Prince Alwaleed, planning to launch Arabic news channel Alarab, invests $300m in Twitter.

Posted: 22 Dec 2011   Print   Send a link
The National (Abu Dhabi), 19 Dec 2011, Ben Flanagan: "Prince Alwaleed bin Talal has invested $300 million in the microblogging site Twitter, according to a statement posted to the Saudi Arabian stock exchange. The Saudi Arabian billionaire made the investment jointly with his Kingdom Holding Company, according the notice issued by the company. ... Prince Alwaleed has boosted his share in media investments over the years. He controls Rotana, one of the biggest broadcasters in the region, which runs Rotana Cinema, the second most lucrative channel by advertising revenues. The Prince also has a 7 per cent stake in Rupert Murdoch’s troubled News Corp empire. Prince Alwaleed also plans to launch Alarab, an Arabic-language news station. The channel, due to launch at the end of next year, will be based in either Bahrain or Dubai."

AP, 21 Dec 2011: "Alwaleed is in the process of launching a new Arabic news channel that will challenge established players such as Qatar's Al-Jazeera and Saudi-funded Al-Arabiya. The channel, which will be called Alarab, is expected to begin operations next year and will feature reports from business news service Bloomberg LP. Alwaleed has said he hopes the new network will focus on the shifts taking place across the Arab world, with an emphasis on freedom of speech and of the press."

See also Kingdom Holding Company press release, 19 Dec 2011.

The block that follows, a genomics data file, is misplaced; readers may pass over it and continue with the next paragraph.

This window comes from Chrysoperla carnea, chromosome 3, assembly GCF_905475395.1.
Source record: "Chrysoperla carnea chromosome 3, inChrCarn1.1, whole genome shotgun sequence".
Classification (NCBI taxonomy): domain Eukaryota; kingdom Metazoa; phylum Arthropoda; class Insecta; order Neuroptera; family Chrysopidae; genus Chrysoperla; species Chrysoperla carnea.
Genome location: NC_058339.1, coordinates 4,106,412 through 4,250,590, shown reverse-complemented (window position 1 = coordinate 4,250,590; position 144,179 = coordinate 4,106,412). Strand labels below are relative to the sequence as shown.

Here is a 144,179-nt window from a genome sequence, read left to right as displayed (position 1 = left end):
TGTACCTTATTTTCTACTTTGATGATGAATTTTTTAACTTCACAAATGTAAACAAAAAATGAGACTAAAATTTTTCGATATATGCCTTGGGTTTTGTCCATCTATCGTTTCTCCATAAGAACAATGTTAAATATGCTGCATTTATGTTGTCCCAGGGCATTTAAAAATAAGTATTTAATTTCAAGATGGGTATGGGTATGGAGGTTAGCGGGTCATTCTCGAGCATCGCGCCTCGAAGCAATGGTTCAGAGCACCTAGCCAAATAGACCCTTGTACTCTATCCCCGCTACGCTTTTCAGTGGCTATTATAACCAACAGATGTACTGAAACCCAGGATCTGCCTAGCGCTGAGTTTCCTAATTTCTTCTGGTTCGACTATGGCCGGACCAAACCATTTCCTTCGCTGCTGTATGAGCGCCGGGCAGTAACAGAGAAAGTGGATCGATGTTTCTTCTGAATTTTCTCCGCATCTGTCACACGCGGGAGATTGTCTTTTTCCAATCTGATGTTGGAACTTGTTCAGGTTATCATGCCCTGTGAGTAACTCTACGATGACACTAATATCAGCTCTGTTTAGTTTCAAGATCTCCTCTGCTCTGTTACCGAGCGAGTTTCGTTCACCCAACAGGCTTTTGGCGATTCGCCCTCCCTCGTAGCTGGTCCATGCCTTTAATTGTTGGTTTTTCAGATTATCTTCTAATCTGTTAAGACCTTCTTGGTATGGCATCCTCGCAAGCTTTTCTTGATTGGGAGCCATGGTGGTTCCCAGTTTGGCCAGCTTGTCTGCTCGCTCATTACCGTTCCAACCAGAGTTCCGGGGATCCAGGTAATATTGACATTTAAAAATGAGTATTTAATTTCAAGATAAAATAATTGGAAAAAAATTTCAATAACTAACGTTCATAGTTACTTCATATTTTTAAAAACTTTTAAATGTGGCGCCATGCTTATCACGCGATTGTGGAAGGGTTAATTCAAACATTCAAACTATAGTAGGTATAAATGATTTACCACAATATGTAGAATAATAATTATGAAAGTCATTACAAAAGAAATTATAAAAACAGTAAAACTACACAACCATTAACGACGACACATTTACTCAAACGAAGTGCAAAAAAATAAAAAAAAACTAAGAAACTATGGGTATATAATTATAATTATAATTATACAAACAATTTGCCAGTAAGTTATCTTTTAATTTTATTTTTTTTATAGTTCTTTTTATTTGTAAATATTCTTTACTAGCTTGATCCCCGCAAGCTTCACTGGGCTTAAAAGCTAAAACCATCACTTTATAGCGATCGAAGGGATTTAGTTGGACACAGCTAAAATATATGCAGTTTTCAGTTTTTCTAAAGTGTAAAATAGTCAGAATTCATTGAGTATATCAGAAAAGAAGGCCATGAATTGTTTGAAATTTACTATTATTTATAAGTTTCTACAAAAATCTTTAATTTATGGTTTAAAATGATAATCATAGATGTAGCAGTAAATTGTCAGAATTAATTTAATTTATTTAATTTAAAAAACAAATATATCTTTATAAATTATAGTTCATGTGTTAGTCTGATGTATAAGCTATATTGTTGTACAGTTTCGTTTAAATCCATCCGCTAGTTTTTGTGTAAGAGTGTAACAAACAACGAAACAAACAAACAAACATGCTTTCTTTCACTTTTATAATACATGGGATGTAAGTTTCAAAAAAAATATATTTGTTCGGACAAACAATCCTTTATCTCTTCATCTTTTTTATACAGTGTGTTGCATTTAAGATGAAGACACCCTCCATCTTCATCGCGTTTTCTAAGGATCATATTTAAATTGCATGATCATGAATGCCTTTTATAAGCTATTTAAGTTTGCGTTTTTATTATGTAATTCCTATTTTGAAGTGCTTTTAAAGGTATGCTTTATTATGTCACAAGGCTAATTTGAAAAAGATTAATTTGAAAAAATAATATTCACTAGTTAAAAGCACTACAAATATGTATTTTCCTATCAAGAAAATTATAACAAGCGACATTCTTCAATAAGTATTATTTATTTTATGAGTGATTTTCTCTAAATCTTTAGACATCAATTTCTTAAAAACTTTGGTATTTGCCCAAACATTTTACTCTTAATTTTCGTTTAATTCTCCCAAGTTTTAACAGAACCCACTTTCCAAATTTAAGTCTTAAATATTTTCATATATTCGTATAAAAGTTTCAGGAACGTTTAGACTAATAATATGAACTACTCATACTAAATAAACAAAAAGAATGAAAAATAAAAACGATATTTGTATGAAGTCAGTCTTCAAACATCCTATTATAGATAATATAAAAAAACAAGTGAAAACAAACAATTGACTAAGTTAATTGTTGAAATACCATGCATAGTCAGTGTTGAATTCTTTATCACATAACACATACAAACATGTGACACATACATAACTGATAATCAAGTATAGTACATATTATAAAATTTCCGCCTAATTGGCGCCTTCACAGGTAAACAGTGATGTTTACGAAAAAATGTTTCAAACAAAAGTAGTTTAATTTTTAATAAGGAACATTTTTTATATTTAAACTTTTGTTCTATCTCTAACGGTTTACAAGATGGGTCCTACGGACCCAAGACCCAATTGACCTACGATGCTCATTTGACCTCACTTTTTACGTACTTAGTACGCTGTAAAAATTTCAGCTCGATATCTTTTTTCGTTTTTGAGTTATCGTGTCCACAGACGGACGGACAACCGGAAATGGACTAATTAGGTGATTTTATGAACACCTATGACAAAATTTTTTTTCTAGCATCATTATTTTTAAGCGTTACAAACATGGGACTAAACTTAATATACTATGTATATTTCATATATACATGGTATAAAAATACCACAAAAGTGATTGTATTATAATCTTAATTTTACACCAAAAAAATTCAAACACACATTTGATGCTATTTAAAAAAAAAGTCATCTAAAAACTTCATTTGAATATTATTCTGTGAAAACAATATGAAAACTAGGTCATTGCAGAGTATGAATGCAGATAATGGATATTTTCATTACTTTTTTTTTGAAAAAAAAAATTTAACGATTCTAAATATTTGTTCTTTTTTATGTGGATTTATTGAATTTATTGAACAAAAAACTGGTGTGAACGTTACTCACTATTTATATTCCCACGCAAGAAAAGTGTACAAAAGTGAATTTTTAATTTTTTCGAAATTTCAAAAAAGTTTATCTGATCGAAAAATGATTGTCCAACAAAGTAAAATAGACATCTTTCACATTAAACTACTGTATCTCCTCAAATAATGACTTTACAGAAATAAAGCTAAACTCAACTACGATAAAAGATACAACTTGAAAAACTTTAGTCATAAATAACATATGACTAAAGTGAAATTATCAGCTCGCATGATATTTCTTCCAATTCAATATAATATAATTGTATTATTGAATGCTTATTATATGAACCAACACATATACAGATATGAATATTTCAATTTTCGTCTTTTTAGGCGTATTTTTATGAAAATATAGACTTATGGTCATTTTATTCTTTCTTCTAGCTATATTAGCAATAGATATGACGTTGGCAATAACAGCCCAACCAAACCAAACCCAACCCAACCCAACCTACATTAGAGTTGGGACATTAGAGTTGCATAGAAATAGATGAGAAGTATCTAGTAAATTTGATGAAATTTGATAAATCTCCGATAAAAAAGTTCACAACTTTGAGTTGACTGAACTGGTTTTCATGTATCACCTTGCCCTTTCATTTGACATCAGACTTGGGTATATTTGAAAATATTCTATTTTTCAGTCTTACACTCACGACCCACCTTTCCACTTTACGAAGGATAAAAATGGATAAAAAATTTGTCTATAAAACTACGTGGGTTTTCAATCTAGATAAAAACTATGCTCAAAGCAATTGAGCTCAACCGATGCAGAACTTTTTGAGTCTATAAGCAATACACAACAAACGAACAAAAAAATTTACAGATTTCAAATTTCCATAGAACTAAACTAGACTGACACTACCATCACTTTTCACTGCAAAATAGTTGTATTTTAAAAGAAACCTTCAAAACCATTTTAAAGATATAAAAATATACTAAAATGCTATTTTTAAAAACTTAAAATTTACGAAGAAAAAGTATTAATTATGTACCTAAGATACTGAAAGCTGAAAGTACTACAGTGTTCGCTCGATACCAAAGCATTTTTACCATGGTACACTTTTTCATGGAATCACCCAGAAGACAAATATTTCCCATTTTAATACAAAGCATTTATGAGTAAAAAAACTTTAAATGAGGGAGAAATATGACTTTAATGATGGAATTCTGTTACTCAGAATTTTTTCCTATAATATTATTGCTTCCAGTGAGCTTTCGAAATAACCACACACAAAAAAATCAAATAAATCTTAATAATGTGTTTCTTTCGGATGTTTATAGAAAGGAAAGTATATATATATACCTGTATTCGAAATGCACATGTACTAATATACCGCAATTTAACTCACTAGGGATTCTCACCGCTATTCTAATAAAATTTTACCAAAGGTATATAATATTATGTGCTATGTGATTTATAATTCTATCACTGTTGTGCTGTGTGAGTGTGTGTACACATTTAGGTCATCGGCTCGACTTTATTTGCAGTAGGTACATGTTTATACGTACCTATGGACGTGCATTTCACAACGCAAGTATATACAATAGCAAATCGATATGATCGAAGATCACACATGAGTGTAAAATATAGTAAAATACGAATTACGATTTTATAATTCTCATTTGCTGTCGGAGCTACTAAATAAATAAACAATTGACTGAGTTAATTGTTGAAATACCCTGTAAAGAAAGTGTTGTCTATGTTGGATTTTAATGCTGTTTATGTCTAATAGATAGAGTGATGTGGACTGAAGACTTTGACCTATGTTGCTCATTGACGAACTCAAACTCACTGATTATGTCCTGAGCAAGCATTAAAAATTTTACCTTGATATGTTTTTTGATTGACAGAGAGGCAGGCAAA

See previous post about Alarab.

RT (Russia Today) film crew came under (rubber bullet) fire on Israeli-Palestinian border.

Posted: 22 Dec 2011   Print   Send a link
TASS, 19 Dec 2011, via Voice of Russia: "A film crew of the Russia Today TV channel came under fire on the Israeli-Palestinian border. The journalists were covering the discharge of the second group of Palestinian prisoners in exchange for Israeli Corporal Gilad Shalit when the servicemen tried to placate the unrest in the meeting crowd with rubber bullets and tear gas. No one suffered as a result of the incident." -- Even TASS calls the channel "Russia Today" rather than RT's preferred "RT." And sister station Voice of Russia went along with it.

How its equipment landed on a Cairo sweet potato cart, and more Al Jazeera in the news.

Posted: 21 Dec 2011   Print   Send a link
AP, 17 Dec 2011, Maggie Michael and Sarah el Deeb: "Hundreds of Egyptian soldiers swept into Cairo's Tahrir Square on Saturday, chasing protesters and beating them to the ground with sticks and tossing journalists' TV cameras off of balconies in the second day of a violent crackdown on antimilitary protesters that has left nine dead and hundreds injured. ... In one case, plainclothes officers charged up the stairs of a hotel from which Al-Jazeera TV was filming the turmoil below and demanded a female hotel worker tell them where the media crew was or else they would beat her up, a member of the Al-Jazeera crew said. ... The soldiers threw the Al-Jazeera crew's equipment from the balcony, including cameras, batteries and lighting equipment to the streets, landing on a sweet potato cart whose stove started a fire."

Montreal Gazette, 17 Dec 2011, Laila Al-Arian, writer/producer for Al Jazeera English in Washington, DC: "Like many of my Al Jazeera colleagues, I was hunted by the [Egyptian] police who conducted sweeps of hotels to detain and silence journalists. The Egyptian government shut down the Internet, detained our reporters, took away their accreditation, and killed journalists like Ahmed Mahmoud, who wrote for Egypt's Al Ahram newspaper, simply because he recorded video of a protest on his mobile phone."

Bikya Masr, 11 Dec 2011, Manar Ammar: "An Egyptian man filed a lawsuit in Cairo against ON TV, a privately owned television channel, and few of its hosts as well as al-Jazeera, demanding that the two channels stop their transmission over allegations that they are 'inciting people against each other' and 'hurting the relationship between the people and the police,' arguing that the channels are spreading chaos."